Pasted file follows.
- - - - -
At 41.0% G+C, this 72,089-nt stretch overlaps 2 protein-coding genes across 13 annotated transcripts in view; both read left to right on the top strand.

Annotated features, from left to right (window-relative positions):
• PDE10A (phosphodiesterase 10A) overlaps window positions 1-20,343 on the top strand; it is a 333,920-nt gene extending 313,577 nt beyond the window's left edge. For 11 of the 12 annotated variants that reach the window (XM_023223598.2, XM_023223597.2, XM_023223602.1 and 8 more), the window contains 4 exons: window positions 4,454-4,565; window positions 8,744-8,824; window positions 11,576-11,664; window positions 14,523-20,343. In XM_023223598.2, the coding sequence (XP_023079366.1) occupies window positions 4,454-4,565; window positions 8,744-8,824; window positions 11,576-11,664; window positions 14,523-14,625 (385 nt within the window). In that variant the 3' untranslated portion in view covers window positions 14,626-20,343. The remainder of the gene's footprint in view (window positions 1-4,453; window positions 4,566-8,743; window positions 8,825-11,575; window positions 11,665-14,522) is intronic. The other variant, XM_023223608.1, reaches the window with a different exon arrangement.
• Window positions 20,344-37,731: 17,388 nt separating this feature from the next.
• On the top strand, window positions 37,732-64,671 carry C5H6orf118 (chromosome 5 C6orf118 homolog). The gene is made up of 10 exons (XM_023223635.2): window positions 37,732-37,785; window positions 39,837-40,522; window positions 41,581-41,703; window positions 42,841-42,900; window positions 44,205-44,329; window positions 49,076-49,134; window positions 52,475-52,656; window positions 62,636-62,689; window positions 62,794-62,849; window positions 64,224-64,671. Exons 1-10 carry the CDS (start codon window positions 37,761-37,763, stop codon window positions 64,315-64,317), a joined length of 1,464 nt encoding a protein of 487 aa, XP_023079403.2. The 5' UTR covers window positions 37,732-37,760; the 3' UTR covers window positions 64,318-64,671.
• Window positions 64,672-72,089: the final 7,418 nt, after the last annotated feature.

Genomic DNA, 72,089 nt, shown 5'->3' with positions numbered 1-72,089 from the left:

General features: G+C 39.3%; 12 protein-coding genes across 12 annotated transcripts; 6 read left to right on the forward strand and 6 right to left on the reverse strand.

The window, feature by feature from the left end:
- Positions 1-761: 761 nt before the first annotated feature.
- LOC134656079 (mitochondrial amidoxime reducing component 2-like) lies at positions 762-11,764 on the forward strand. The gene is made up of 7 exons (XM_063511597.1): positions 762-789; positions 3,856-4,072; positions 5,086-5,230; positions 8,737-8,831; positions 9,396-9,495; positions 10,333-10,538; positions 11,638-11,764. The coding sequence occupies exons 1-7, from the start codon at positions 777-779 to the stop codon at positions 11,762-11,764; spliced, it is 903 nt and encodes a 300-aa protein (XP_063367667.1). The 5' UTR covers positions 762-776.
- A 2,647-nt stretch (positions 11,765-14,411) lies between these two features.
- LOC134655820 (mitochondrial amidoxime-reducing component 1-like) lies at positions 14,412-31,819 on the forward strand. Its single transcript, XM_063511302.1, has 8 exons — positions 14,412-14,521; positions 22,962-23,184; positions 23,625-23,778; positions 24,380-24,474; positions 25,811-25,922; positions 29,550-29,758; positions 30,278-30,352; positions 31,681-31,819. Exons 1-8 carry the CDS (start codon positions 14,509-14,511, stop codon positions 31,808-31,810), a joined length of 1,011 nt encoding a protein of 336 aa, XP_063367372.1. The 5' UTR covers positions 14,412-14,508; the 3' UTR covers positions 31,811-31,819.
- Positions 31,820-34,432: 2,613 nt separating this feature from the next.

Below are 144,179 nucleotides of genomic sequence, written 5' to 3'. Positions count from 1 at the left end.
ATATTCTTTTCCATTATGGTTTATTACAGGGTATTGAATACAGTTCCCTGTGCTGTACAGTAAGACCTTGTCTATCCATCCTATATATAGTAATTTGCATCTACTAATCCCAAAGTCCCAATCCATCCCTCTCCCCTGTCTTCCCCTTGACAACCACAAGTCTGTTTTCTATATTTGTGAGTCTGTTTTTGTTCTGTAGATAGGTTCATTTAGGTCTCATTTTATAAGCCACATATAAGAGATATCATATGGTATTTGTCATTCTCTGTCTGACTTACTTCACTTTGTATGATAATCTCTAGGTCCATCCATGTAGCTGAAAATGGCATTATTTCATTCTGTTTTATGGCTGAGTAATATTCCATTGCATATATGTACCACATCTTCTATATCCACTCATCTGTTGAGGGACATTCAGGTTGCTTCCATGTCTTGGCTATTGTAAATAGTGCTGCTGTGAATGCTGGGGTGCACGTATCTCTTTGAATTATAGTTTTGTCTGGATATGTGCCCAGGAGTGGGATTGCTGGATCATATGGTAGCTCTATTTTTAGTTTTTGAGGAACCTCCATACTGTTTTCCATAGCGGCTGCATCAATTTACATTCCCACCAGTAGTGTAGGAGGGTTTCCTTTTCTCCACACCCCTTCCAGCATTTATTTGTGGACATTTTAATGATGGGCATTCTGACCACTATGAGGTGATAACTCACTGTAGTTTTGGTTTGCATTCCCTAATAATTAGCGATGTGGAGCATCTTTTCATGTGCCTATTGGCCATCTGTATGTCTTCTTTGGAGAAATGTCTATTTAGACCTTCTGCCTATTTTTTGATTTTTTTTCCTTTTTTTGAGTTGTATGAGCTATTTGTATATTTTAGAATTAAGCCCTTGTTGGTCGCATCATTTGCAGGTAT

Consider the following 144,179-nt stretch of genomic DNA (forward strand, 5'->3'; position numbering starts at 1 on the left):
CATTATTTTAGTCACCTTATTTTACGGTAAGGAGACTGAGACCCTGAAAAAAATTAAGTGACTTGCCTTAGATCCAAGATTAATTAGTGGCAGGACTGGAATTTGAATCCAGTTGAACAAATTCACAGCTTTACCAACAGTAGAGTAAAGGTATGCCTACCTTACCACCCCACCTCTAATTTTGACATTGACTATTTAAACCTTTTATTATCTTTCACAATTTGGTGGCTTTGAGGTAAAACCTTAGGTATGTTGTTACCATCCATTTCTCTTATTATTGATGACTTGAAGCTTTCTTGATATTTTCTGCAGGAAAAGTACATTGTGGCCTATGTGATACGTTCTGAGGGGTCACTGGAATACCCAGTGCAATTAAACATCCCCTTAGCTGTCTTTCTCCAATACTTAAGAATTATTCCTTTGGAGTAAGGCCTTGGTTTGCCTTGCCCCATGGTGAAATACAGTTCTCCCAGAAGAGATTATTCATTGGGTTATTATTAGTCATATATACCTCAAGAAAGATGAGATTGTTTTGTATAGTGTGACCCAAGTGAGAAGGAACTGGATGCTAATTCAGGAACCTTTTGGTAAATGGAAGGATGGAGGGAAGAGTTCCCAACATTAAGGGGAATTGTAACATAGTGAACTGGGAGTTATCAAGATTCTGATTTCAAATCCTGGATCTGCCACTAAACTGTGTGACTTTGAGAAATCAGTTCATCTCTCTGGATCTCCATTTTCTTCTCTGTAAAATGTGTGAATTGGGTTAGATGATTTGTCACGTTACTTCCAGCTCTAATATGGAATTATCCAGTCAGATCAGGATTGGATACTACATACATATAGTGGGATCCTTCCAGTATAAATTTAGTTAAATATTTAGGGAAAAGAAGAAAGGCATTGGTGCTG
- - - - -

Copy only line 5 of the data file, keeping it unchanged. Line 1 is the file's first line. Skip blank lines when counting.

• On the top strand, window positions 37,732-64,671 carry C5H6orf118 (chromosome 5 C6orf118 homolog). The gene is made up of 10 exons (XM_023223635.2): window positions 37,732-37,785; window positions 39,837-40,522; window positions 41,581-41,703; window positions 42,841-42,900; window positions 44,205-44,329; window positions 49,076-49,134; window positions 52,475-52,656; window positions 62,636-62,689; window positions 62,794-62,849; window positions 64,224-64,671. Exons 1-10 carry the CDS (start codon window positions 37,761-37,763, stop codon window positions 64,315-64,317), a joined length of 1,464 nt encoding a protein of 487 aa, XP_023079403.2. The 5' UTR covers window positions 37,732-37,760; the 3' UTR covers window positions 64,318-64,671.